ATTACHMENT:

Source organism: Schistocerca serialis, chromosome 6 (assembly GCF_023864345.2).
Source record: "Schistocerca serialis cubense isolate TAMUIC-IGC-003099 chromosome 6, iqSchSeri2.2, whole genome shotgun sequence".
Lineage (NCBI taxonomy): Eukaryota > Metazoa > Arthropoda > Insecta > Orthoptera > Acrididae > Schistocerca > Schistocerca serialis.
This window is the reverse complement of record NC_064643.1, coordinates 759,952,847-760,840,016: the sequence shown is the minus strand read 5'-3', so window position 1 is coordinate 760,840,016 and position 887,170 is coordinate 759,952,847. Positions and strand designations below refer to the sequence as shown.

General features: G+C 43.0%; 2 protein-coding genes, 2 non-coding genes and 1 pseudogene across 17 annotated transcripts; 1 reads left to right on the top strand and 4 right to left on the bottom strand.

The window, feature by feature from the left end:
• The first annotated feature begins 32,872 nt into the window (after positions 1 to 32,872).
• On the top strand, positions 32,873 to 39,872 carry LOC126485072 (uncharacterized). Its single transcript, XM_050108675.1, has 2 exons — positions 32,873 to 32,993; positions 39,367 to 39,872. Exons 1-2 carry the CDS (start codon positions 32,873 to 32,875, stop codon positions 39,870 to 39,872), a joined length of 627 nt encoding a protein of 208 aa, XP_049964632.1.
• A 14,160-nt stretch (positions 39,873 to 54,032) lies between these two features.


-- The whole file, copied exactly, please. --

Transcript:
Source organism: Schistocerca serialis, chromosome 6 (assembly GCF_023864345.2).
Source record: "Schistocerca serialis cubense isolate TAMUIC-IGC-003099 chromosome 6, iqSchSeri2.2, whole genome shotgun sequence".
Lineage (NCBI taxonomy): Eukaryota > Metazoa > Arthropoda > Insecta > Orthoptera > Acrididae > Schistocerca > Schistocerca serialis.
This window is the reverse complement of record NC_064643.1, coordinates 759,952,847-760,840,016: the sequence shown is the minus strand read 5'-3', so window position 1 is coordinate 760,840,016 and position 887,170 is coordinate 759,952,847. Positions and strand designations below refer to the sequence as shown.

General features: G+C 43.0%; 2 protein-coding genes, 2 non-coding genes and 1 pseudogene across 17 annotated transcripts; 1 reads left to right on the top strand and 4 right to left on the bottom strand.

The window, feature by feature from the left end:
• The first annotated feature begins 32,872 nt into the window (after positions 1 to 32,872).
• On the top strand, positions 32,873 to 39,872 carry LOC126485072 (uncharacterized). Its single transcript, XM_050108675.1, has 2 exons — positions 32,873 to 32,993; positions 39,367 to 39,872. Exons 1-2 carry the CDS (start codon positions 32,873 to 32,875, stop codon positions 39,870 to 39,872), a joined length of 627 nt encoding a protein of 208 aa, XP_049964632.1.
• A 14,160-nt stretch (positions 39,873 to 54,032) lies between these two features.